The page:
Dean's Office contact: Margie Ramsdell

This document is used by the Dean when conducting a workshop on promotion and tenure. See also these sections on the A&S Web site:  Promotion and tenure procedures, Promotion and tenure documentation.

Expectations for tenure and promotion to Associate Professor

The decision about tenure is one of the most important decisions that we make. It is a decision that combines an assessment of the record to date and a projection of a career into the future. The precise opportunities and expectations vary widely over the units within the College and across the University, but they all involve some measure of quality, quantity, and trajectory in the record. There is no single scale that can be used even within a unit, as the possible combinations of quantity, quality, and trajectory are innumerable. However, there are general principles that are applied as uniformly as possible across all cases, by the College Council and the Dean.


As a premier research university, our expectations regarding the independent scholarly record of our faculty are high. In general, quality is more important than quantity, although there must be sufficient quantity to provide evidence of a significant level of scholarly productivity. Several factors influence the assessment of the quality of a scholarly record.

  • At more senior levels, quality is often measured by citations or other indicators of the impact of scholarship. At the junior level, quality is most often demonstrated by the quality of the journals or presses in which the individual publishes or the quality of the exhibit or performance venue.
  • Outside funding of research from prestigious foundations and institutes (in those disciplines where it is available) can be viewed as a significant part of the scholarly record, depending on the relative size of the grant and the significance of the questions posed.
  • The impact/significance of the scholarship is most often determined by the comments from outside reviewers, but often reviews of the work are available as well.
  • The composition of the portfolio of published works also matters. A collection of good but unconnected articles may not produce the same sense of impact that a set of articles advancing a coherent line of scholarship would. It is not unprecedented, though, for faculty to shift scholarly areas of focus, even at the junior level. The personal statement provided by the candidate is a very important guide to the significance of each scholarly piece and their connection to each other.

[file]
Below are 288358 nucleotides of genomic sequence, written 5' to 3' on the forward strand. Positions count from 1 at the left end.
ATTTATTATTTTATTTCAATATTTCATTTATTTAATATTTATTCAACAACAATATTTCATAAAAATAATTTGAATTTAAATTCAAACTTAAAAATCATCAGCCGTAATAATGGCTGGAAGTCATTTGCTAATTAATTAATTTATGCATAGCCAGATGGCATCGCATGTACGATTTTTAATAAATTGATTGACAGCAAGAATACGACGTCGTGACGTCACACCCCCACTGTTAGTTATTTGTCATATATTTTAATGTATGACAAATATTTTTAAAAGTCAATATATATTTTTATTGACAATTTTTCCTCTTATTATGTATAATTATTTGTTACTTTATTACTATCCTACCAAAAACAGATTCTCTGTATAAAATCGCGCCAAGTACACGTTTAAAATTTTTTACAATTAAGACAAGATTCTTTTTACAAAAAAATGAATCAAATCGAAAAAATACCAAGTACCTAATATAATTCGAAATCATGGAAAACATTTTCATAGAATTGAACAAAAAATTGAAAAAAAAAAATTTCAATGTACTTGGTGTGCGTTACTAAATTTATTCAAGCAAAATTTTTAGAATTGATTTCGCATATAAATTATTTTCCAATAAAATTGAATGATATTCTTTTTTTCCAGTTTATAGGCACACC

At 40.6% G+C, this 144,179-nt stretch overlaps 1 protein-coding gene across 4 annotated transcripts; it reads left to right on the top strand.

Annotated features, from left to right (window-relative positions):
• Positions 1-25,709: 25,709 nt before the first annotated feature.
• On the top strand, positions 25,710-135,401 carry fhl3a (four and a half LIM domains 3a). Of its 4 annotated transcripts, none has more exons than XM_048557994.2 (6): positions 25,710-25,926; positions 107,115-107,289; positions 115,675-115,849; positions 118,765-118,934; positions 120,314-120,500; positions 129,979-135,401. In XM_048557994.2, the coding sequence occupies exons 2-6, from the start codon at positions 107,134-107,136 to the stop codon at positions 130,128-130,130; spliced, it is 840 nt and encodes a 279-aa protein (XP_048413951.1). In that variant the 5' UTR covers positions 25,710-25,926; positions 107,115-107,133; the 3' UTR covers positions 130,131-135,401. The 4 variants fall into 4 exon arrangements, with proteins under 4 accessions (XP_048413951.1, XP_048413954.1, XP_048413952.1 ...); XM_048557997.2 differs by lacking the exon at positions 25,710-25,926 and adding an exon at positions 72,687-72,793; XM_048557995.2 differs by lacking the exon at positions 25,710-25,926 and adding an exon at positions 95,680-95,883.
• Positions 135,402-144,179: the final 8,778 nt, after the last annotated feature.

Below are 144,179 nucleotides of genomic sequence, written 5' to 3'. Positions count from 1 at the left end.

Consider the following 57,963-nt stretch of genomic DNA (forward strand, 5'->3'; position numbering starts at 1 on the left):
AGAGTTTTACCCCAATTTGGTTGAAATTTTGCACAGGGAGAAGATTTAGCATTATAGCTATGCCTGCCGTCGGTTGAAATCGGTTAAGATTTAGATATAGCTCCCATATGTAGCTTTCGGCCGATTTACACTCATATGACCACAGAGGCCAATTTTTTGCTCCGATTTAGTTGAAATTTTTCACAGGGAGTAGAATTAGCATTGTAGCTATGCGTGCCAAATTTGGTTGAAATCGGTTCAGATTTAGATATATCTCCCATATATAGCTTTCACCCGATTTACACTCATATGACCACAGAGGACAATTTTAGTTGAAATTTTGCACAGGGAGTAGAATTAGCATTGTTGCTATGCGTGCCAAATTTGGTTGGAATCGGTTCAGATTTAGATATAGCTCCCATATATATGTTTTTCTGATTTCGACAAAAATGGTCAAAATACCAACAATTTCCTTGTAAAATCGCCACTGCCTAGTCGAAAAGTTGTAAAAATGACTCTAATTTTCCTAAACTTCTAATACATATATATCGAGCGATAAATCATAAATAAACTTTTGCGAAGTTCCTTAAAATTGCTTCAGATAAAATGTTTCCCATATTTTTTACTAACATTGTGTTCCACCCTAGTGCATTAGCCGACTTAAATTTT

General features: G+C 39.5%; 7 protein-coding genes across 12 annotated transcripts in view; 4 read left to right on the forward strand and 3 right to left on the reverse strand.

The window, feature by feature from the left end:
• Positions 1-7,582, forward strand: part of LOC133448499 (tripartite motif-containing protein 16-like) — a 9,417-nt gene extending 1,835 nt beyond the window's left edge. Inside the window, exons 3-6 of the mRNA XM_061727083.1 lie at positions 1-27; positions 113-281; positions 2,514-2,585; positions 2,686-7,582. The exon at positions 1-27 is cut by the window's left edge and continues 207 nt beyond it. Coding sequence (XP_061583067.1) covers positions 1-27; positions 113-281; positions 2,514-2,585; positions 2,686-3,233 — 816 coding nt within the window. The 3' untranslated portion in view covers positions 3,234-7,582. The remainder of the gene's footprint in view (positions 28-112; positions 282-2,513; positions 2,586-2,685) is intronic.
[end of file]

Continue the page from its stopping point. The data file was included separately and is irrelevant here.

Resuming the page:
• Another issue is the connection of published work to the dissertation. Highly regarded articles from the dissertation do count, but not as much as highly regarded articles reflecting scholarship beyond the dissertation. For those disciplines where a book is considered standard for tenure, a book based on the dissertation that shows significant extensions and revisions is regarded more highly than one that does not.
  • In the creative and performing arts, tenure portfolios will reflect the faculty member's creative work--including exhibitions, performances, and reviews thereof. As with all faculty members, the significance of the work and career trajectory are of paramount importance.
  • The scholarly record should provide clear evidence of independent thinking and research/performance. Thus, although many junior scholars continue to do some collaborative work with a former Ph.D. or postdoc advisor, it is important to establish a record of growing independence from former advisors.
  • Invitations to talk at other universities and prestigious events add to the scholarly record but generally play a relatively minor role independent of other measures of the scholarly record.
  • We do encourage collaborative work; thus coauthored articles and creative works are given important weight by the Council. It is, however, necessary to identify the contributions of the candidate to these articles and works. In general, if the contribution of the candidate is primarily technical, it does not count as much as if the contribution is of a more substantial nature. A significant portion of the overall research record should include articles and works to which the candidate has made the primary contributions.